If an organization did not have a “policy explicitly opposing prostitution” – – – the so-called prostitution pledge – – – then the program could not obtain funding under the United States Leadership Against HIV/AIDS, Tuberculosis, and Malaria Act of 2003 (“Leadership Act”), 22 U.S.C. § 7601 et seq. Today, the Second Circuit held this was an unconstitutional condition infringing on free speech.
Successful unconstitutional conditions cases have become relatively rare, but in its 2-1 opinion in Alliance for Open Society International, Inc., Pathfinder International, Global Health Council, InterAction v. United States Agency for International Development, the Second Circuit distinguished negative precedent such as Rust v. Sullivan.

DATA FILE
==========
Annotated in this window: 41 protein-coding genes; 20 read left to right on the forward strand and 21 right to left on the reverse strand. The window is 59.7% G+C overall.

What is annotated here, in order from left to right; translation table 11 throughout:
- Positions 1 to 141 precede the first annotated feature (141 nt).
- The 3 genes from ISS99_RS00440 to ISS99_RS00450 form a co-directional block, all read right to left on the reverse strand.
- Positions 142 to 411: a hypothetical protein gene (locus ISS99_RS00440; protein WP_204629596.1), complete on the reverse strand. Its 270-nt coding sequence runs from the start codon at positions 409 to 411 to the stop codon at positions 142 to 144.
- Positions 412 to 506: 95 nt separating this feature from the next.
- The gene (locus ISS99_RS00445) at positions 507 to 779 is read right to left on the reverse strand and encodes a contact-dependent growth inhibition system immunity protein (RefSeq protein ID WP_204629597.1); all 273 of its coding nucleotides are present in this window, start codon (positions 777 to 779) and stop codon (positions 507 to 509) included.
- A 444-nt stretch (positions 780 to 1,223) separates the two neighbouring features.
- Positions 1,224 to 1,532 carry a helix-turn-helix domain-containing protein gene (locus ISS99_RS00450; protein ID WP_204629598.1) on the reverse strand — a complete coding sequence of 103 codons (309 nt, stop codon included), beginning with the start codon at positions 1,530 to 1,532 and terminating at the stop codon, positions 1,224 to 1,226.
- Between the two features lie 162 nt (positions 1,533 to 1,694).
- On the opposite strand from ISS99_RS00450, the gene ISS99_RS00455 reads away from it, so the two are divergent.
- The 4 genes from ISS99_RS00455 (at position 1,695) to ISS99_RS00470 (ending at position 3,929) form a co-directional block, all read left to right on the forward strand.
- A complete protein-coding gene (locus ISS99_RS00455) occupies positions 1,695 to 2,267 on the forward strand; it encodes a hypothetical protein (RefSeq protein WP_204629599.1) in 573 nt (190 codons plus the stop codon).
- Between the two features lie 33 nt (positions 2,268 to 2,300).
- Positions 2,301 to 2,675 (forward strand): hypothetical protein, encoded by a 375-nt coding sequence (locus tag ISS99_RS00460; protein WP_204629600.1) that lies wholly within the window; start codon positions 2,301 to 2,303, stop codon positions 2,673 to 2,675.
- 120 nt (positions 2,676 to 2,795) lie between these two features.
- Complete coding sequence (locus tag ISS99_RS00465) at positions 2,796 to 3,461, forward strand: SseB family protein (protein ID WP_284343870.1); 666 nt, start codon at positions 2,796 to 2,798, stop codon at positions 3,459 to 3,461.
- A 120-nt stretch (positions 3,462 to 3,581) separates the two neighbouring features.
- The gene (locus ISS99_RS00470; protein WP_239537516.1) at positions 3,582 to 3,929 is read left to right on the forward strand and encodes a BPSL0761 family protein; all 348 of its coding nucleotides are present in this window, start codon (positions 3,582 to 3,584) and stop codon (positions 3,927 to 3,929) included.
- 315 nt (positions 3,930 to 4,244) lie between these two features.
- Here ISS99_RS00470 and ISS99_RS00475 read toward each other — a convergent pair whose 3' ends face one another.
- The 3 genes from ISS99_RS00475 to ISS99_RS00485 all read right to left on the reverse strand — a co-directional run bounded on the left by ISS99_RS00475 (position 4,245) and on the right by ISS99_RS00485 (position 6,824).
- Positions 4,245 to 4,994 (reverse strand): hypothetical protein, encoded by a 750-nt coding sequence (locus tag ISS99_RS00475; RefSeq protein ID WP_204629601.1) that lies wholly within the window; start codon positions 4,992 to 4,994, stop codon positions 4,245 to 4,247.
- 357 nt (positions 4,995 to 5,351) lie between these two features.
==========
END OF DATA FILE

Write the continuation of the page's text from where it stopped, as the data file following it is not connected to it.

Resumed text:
The panel also noted that the mandated viewpoint was not universal: “the targeted speech, concerning prostitution in the context of the international HIV/AIDS-prevention effort, is a subject of international debate,” in which “the differences are both real and substantive.” By requiring the espousal of the government’s position, the program prohibited important political speech.
More analysis on Constitutional Law Prof Blog.